Those advocating for different ascent protocols imagine that a lack of deep stops creates more bubbles, which then need to be managed during a longer series of shallow decompression stops. In this scenario, a slower ascent from depth, including “deep stops,” would reduce the formation and growth of bubbles while reducing time that might otherwise be needed to manage previously formed bubbles. Support for these ideas gained momentum in diving and professional communities, although some of these individuals were arguably conflicted by a vested interest in promoting deep stop models. Eventually, the practice received more critical consideration but during the intervening years deep stops were largely considered as common knowledge.
The idea of controlling bubbles became extremely popular through the 1990s, encouraging deeper stops designed to limit bubble formation and growth. The “test-and-see” approach developed by early tech divers appears to have fueled the promulgation of deep stops though the determining characteristics remained poorly defined. Early tech divers embraced the uncertainty of their activity, realized that nobody had the answers, and decided to “experiment” in search of their own answers. In fact, divers were experimenting with a lot more than deep stops, altering gases breathed, the placement of various decompression stops, and the total amount of decompression time utilized. This meant that divers were sometimes aggressively adjusting multiple factors simultaneously.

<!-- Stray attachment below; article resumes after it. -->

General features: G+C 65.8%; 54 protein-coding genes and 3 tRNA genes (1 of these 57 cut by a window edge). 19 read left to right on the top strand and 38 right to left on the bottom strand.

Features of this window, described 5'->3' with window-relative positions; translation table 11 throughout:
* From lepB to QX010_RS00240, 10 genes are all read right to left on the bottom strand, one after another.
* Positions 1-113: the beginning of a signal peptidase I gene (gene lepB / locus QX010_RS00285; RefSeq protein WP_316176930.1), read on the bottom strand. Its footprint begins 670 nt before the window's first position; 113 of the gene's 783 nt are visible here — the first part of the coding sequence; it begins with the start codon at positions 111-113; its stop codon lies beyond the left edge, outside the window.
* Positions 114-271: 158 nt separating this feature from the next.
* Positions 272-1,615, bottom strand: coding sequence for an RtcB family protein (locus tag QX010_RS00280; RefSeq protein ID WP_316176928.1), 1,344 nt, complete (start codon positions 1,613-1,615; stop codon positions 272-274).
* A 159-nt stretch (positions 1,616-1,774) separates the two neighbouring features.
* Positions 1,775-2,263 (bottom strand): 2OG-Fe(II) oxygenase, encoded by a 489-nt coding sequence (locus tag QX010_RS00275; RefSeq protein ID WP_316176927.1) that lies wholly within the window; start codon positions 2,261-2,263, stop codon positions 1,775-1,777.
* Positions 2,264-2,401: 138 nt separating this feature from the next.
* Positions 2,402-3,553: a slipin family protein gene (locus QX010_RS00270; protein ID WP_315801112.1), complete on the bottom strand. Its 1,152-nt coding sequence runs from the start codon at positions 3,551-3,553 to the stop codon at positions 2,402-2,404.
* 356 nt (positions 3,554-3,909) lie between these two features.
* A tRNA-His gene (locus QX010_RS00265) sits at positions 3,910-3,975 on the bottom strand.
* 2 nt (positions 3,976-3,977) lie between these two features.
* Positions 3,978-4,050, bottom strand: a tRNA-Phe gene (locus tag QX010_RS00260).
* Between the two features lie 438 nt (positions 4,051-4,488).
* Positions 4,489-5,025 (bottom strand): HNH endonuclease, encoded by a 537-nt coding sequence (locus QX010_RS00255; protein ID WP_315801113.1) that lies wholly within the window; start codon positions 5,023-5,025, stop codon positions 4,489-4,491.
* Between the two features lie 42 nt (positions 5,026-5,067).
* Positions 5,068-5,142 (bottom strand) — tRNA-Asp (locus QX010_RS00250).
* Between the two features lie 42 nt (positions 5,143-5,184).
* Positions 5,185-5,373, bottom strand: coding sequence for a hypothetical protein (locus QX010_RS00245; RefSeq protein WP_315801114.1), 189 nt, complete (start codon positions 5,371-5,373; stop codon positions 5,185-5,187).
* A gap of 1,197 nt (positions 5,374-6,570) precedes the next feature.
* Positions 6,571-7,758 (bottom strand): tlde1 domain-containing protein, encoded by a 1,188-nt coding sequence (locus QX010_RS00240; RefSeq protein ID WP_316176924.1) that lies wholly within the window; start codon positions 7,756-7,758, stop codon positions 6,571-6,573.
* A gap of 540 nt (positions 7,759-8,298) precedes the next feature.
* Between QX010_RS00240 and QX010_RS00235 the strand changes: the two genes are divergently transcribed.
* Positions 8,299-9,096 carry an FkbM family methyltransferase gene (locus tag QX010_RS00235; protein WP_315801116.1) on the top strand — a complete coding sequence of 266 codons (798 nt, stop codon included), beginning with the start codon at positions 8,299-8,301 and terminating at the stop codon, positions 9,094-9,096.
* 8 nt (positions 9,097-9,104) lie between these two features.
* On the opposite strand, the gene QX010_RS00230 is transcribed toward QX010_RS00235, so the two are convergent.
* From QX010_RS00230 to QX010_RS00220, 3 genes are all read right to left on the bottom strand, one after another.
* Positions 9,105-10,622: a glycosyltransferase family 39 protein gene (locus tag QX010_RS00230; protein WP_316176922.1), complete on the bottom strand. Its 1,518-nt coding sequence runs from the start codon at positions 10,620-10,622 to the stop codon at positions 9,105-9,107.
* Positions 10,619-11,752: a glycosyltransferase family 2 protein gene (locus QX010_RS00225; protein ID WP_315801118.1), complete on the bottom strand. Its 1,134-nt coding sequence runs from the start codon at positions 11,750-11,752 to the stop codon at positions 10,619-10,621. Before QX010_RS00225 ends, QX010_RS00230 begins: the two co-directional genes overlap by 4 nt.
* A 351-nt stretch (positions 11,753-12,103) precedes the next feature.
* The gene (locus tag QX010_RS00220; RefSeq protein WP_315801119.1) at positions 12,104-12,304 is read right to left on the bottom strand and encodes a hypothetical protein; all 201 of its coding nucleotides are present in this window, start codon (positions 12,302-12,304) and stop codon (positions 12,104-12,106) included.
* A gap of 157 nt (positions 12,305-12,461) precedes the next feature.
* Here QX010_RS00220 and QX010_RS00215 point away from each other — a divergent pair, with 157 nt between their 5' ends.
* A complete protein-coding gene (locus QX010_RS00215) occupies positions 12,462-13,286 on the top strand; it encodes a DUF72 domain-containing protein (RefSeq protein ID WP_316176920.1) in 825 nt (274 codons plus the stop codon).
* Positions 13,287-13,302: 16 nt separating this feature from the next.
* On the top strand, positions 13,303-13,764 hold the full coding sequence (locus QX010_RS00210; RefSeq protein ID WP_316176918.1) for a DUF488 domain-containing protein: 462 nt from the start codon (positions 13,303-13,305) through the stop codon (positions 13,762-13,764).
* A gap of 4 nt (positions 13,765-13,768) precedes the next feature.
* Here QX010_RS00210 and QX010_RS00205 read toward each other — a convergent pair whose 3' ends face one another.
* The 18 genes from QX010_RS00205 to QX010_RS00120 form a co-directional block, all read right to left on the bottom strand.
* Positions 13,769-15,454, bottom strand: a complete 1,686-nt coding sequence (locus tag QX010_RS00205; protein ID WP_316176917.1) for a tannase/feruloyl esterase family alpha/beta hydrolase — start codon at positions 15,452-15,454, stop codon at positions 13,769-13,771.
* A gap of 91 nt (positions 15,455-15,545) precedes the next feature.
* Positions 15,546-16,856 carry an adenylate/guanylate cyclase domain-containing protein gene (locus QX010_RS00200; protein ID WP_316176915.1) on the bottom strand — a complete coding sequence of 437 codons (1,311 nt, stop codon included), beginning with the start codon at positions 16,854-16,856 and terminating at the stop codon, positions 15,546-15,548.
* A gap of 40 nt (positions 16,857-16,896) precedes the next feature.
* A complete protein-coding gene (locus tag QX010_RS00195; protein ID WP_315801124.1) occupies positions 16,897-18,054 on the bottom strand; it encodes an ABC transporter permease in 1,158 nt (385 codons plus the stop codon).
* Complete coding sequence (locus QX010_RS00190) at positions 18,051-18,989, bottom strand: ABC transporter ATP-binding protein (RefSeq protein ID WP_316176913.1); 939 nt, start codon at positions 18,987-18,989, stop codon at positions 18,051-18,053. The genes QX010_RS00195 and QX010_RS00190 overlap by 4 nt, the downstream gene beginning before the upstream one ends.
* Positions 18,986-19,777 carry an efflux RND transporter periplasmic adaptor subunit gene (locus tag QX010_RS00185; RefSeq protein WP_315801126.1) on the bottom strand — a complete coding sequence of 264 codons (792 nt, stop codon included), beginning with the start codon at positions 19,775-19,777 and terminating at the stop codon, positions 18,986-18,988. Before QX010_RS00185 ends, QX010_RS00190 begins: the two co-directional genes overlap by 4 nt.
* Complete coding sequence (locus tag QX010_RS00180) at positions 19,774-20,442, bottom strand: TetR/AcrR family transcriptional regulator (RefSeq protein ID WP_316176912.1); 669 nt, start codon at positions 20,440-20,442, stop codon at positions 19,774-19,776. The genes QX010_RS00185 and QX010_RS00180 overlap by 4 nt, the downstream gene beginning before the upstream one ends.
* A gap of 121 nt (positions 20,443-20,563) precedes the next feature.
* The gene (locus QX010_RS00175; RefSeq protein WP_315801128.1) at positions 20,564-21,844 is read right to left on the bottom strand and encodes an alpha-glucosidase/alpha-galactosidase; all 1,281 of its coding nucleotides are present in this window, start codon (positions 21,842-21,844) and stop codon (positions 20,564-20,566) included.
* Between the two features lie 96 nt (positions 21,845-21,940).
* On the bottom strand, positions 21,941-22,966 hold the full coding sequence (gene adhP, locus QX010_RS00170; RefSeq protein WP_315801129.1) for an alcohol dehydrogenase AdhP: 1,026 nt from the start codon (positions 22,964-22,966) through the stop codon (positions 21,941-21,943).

For example, divers using a decompression program might input significantly less helium than was present in their breathing mixture. This was done because the algorithm increased decompression time with elevated helium percentage, sometimes known as the helium penalty . In other cases, divers would completely change the structure of stop times. For example, divers would invert the way a profile should be conducted by doing more time near a gas switch and less time prior to the next gas switch, believing the higher-oxygen gas only 3m/10ft away was time better utilized.